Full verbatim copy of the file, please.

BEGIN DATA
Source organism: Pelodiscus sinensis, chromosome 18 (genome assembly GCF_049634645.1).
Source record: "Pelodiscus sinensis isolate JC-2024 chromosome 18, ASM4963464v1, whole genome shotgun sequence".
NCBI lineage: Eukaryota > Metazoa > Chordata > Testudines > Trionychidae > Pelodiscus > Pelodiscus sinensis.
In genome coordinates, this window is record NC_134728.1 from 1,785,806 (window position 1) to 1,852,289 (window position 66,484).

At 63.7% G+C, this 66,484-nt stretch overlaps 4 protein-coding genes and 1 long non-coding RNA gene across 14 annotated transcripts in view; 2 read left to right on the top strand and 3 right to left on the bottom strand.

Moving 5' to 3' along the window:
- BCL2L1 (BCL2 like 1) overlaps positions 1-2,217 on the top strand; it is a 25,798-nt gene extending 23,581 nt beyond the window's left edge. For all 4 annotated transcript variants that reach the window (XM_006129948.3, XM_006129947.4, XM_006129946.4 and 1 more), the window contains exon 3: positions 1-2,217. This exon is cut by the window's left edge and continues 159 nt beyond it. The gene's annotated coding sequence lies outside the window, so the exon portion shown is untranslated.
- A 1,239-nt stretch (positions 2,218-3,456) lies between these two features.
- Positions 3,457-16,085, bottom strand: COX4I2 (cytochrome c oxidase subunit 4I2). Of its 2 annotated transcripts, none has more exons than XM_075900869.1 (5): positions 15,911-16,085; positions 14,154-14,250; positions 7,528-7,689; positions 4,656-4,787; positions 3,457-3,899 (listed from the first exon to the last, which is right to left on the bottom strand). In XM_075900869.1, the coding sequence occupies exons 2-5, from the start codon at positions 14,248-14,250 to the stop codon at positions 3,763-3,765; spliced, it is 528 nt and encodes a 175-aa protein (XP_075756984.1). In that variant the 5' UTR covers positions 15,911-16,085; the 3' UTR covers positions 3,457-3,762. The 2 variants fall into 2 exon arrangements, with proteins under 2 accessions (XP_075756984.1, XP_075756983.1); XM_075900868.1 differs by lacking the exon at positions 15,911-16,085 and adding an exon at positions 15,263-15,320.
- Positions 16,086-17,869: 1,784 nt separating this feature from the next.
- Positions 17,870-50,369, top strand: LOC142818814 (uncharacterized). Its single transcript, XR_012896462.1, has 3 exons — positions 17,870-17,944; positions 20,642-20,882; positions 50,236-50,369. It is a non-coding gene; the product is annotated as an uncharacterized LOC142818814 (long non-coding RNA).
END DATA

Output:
Source organism: Pelodiscus sinensis, chromosome 18 (genome assembly GCF_049634645.1).
Source record: "Pelodiscus sinensis isolate JC-2024 chromosome 18, ASM4963464v1, whole genome shotgun sequence".
NCBI lineage: Eukaryota > Metazoa > Chordata > Testudines > Trionychidae > Pelodiscus > Pelodiscus sinensis.
In genome coordinates, this window is record NC_134728.1 from 1,785,806 (window position 1) to 1,852,289 (window position 66,484).

At 63.7% G+C, this 66,484-nt stretch overlaps 4 protein-coding genes and 1 long non-coding RNA gene across 14 annotated transcripts in view; 2 read left to right on the top strand and 3 right to left on the bottom strand.

Moving 5' to 3' along the window:
- BCL2L1 (BCL2 like 1) overlaps positions 1-2,217 on the top strand; it is a 25,798-nt gene extending 23,581 nt beyond the window's left edge. For all 4 annotated transcript variants that reach the window (XM_006129948.3, XM_006129947.4, XM_006129946.4 and 1 more), the window contains exon 3: positions 1-2,217. This exon is cut by the window's left edge and continues 159 nt beyond it. The gene's annotated coding sequence lies outside the window, so the exon portion shown is untranslated.
- A 1,239-nt stretch (positions 2,218-3,456) lies between these two features.
- Positions 3,457-16,085, bottom strand: COX4I2 (cytochrome c oxidase subunit 4I2). Of its 2 annotated transcripts, none has more exons than XM_075900869.1 (5): positions 15,911-16,085; positions 14,154-14,250; positions 7,528-7,689; positions 4,656-4,787; positions 3,457-3,899 (listed from the first exon to the last, which is right to left on the bottom strand). In XM_075900869.1, the coding sequence occupies exons 2-5, from the start codon at positions 14,248-14,250 to the stop codon at positions 3,763-3,765; spliced, it is 528 nt and encodes a 175-aa protein (XP_075756984.1). In that variant the 5' UTR covers positions 15,911-16,085; the 3' UTR covers positions 3,457-3,762. The 2 variants fall into 2 exon arrangements, with proteins under 2 accessions (XP_075756984.1, XP_075756983.1); XM_075900868.1 differs by lacking the exon at positions 15,911-16,085 and adding an exon at positions 15,263-15,320.
- Positions 16,086-17,869: 1,784 nt separating this feature from the next.
- Positions 17,870-50,369, top strand: LOC142818814 (uncharacterized). Its single transcript, XR_012896462.1, has 3 exons — positions 17,870-17,944; positions 20,642-20,882; positions 50,236-50,369. It is a non-coding gene; the product is annotated as an uncharacterized LOC142818814 (long non-coding RNA).